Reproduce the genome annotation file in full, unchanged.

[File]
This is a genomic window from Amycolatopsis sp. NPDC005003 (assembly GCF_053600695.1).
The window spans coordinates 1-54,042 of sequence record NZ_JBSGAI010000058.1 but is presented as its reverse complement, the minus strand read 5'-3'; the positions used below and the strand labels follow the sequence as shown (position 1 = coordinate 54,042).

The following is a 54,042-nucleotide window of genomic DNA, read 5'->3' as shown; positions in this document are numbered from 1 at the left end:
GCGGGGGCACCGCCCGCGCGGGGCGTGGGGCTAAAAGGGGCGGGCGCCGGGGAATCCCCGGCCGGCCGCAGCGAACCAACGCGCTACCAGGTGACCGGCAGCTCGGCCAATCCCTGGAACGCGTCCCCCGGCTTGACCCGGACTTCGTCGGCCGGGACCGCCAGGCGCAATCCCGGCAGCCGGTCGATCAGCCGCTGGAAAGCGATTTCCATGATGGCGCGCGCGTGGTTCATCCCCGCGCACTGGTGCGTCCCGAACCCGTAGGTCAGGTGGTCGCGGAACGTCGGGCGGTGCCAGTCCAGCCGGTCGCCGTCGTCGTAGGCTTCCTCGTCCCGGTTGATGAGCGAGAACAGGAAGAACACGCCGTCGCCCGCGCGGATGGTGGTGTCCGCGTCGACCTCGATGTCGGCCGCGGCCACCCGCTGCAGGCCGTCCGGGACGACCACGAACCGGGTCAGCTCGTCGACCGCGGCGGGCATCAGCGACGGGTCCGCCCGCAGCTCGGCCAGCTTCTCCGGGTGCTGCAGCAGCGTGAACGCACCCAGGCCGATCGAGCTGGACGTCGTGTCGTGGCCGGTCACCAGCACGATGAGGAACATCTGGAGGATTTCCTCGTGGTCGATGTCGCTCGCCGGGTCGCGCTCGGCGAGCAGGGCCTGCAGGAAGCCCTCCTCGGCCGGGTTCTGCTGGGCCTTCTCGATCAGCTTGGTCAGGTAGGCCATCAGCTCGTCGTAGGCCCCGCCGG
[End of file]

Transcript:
This is a genomic window from Amycolatopsis sp. NPDC005003 (assembly GCF_053600695.1).
The window spans coordinates 1-54,042 of sequence record NZ_JBSGAI010000058.1 but is presented as its reverse complement, the minus strand read 5'-3'; the positions used below and the strand labels follow the sequence as shown (position 1 = coordinate 54,042).

The following is a 54,042-nucleotide window of genomic DNA, read 5'->3' as shown; positions in this document are numbered from 1 at the left end:
GCGGGGGCACCGCCCGCGCGGGGCGTGGGGCTAAAAGGGGCGGGCGCCGGGGAATCCCCGGCCGGCCGCAGCGAACCAACGCGCTACCAGGTGACCGGCAGCTCGGCCAATCCCTGGAACGCGTCCCCCGGCTTGACCCGGACTTCGTCGGCCGGGACCGCCAGGCGCAATCCCGGCAGCCGGTCGATCAGCCGCTGGAAAGCGATTTCCATGATGGCGCGCGCGTGGTTCATCCCCGCGCACTGGTGCGTCCCGAACCCGTAGGTCAGGTGGTCGCGGAACGTCGGGCGGTGCCAGTCCAGCCGGTCGCCGTCGTCGTAGGCTTCCTCGTCCCGGTTGATGAGCGAGAACAGGAAGAACACGCCGTCGCCCGCGCGGATGGTGGTGTCCGCGTCGACCTCGATGTCGGCCGCGGCCACCCGCTGCAGGCCGTCCGGGACGACCACGAACCGGGTCAGCTCGTCGACCGCGGCGGGCATCAGCGACGGGTCCGCCCGCAGCTCGGCCAGCTTCTCCGGGTGCTGCAGCAGCGTGAACGCACCCAGGCCGATCGAGCTGGACGTCGTGTCGTGGCCGGTCACCAGCACGATGAGGAACATCTGGAGGATTTCCTCGTGGTCGATGTCGCTCGCCGGGTCGCGCTCGGCGAGCAGGGCCTGCAGGAAGCCCTCCTCGGCCGGGTTCTGCTGGGCCTTCTCGATCAGCTTGGTCAGGTAGGCCATCAGCTCGTCGTAGGCCCCGCCGG